(Published in the Spring 2015 issue of The Bankers' Statement)

Maybe at one time your company was reporting to the Securities and Exchange Commission (SEC) and your company’s stock was listed on The NASDAQ Stock Market (NASDAQ). You were relieved when the Jumpstart Our Business Startups Act allowed you to terminate your SEC registration, even though it meant that your stock could no longer be listed on NASDAQ. The stock of a bank or thrift holding company remained, however, eligible for inclusion on the OTC Bulletin Board (OTCBB®). While the OTCBB® did not provide the liquidity of NASDAQ, it required nothing of your company other than continuing to file the reports required by your banking regulators. Odds are good that, in the last couple of years, your stock was moved from the OTCBB® to one of the OTC Markets Group Inc.® (OTC Markets) tiers, probably the OTCQB®. Still, nothing was required of you other than continuing to file required reports with your banking regulators. In fact, you may have been surprised to find that it was done without your knowledge.

Or maybe your company is one of the many de novo banks of the last 20 years that has never conducted a public offering and has few shareholders. Although you are glad to have never had the burden of SEC reporting and stock exchange listing, you realize how difficult it is for shareholders to sell the stock they may now have held for a number of years.

If your company has already had its stock quoted on the OTCQB®, the OTC Markets® has imposed new costs and burdens for you to remain in that marketplace. On the other hand, if your privately held bank is looking for a way to create some stock liquidity, the OTC Markets® has provided a new opportunity for you.

Beginning May 1, 2014, OTC Markets® began imposing a number of requirements for initial or continued inclusion on the OTCQB®. While some are generally easy (e.g., having a minimum bid price of $0.01 and not being subject to bankruptcy), others could be burdensome for compliance by a small company.

The new requirements include:

  • submission of an application;
  • an annual certification that all eligibility requirements continue to be met;
  • posting on the OTC Markets® website the previous two years’ disclosure filed with your banking regulators and the initial certification from the OTC Markets®;
  • maintenance of an SEC registered transfer agent, which is authorized to provide certain information related to the company’s securities to the OTC Markets®; and
  • an annual fee of $10,000 (and an application fee of $2,500 if the company is not already quoted on the OTCQB®).

The initial application must report:

  • names, addresses, birth dates and share ownership of all officers, directors and control persons; and
  • names and addresses of accountants, legal counsel, investor relations or public relations advisors and transfer agent.

The company must also sign an agreement containing representations and warranties from the company and agreeing to indemnify OTC Markets® for certain losses, claims, damages and liabilities.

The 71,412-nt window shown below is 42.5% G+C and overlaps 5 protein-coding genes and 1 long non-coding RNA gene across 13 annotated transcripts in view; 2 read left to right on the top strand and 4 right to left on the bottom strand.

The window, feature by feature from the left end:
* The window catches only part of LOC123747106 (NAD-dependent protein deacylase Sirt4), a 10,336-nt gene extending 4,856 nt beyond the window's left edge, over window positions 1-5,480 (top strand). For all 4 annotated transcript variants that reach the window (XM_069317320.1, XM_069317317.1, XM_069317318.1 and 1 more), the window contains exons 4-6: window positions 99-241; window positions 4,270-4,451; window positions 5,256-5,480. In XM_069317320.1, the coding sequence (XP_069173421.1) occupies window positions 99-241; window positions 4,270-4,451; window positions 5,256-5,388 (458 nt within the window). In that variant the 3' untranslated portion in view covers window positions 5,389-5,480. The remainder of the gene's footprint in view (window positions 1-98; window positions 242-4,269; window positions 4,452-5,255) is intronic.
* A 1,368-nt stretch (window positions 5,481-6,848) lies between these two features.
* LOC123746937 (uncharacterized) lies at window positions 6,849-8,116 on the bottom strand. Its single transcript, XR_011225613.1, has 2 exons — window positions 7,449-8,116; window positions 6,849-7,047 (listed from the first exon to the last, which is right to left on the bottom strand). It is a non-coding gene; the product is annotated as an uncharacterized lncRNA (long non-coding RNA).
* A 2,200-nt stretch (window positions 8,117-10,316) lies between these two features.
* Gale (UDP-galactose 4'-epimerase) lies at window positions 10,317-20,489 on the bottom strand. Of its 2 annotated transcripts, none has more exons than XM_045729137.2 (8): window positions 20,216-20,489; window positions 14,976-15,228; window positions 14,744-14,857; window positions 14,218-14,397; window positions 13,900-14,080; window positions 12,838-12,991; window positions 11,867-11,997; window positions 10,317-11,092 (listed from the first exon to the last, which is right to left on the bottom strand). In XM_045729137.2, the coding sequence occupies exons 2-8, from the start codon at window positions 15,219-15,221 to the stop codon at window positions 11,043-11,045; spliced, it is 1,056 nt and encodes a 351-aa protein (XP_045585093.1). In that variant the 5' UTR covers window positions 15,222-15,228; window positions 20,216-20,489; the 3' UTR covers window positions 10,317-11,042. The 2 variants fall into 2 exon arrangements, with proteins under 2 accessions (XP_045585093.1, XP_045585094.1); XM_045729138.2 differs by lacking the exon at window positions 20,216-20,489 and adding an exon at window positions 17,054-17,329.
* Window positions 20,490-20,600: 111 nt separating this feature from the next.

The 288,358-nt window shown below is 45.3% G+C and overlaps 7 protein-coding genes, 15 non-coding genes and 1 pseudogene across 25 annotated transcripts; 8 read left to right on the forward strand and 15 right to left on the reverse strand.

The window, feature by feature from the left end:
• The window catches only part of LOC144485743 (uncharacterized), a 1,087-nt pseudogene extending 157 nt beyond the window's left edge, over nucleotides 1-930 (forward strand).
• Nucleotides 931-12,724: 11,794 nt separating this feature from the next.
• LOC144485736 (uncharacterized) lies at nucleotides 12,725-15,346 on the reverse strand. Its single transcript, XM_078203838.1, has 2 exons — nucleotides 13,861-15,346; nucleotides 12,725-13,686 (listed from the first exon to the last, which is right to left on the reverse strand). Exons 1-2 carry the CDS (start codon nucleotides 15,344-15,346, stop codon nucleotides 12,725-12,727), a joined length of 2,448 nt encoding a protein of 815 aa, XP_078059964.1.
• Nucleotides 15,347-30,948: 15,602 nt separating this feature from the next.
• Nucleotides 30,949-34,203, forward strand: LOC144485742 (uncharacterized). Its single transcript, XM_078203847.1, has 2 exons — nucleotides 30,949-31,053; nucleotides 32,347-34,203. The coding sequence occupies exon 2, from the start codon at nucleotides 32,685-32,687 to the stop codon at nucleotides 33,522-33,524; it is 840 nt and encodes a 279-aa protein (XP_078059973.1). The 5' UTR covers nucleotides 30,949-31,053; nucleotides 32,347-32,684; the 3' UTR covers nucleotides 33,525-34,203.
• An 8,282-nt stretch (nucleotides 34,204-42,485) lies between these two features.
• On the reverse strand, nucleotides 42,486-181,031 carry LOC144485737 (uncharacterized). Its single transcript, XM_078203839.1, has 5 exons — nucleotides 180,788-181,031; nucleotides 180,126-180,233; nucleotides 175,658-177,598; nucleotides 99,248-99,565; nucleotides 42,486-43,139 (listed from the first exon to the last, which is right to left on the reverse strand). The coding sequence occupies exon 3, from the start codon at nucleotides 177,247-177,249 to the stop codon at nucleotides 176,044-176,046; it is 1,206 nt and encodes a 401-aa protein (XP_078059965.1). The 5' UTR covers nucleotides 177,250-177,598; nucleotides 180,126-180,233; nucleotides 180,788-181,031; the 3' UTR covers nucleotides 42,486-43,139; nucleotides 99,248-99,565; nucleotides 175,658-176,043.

The OTC Markets® may also require the submission of additional information regarding any executive officer, director, or beneficial owner of 5% or more of a class of the company’s securities or require the fulfillment of some other condition to admission.

The OTC Markets® warns those companies already included on the OTCQB® that if they do not meet the standards, file the required paperwork and pay the annual fee prior to the deadline (April 30, 2015, for December 31 fiscal year end companies), the company’s shares will be moved to the OTC Pink® tier. The OTC Markets’® website states that companies on the OTC Pink® tier could be there by “default, distress or design” and then provides investment warnings based on the category in which the company has been placed based on the amount of information the company has disclosed.

As an alternative to the OTCQB® tier, OTC Markets® is providing a new marketplace, OTCQX® for Banks, for banks, savings and loans, and their holding companies that have few shareholders. Marketed as a very selective marketplace, it has all of the requirements for the OTCQB®, plus the company must have:

  • at least $100 million in assets and $4 million in shareholder equity;
  • (1) a bid price of at least $5.00 or (2) net tangible assets of $2 million if the company has been in continuous operation for 3 years or $5 million if it has been in operation for less than 3 years, or (3) average revenue of at least $6 million for the last 3 years;
  • at least 50 beneficial shareholders, each owning at least 100 shares;
  • proprietary priced quotations published by a market maker; and
  • a broker-dealer appointed by the company and pre-approved by OTC Markets® that specializes in banks.

To be quoted on the OTCQX®, the company must post through the OTC Markets’® disclosure service its annual audited financial statements, interim financial statements, any information required to have been made publicly available by the banking regulators and any material information distributed to its shareholders. The company is also required promptly to release publicly any information reasonably expected to be material to the market for its securities.

Inclusion on the new tier for banks comes with higher fees than those for the OTCQB® tier: an application fee of $5,000 and an annual fee of $15,000. The more extensive application requires information about all litigation pending or threatened against the company in the last 10 years.

Non-SEC reporting issuers will need to weigh the benefits and burdens of the new quotation regime to determine whether or not to pursue these liquidity opportunities.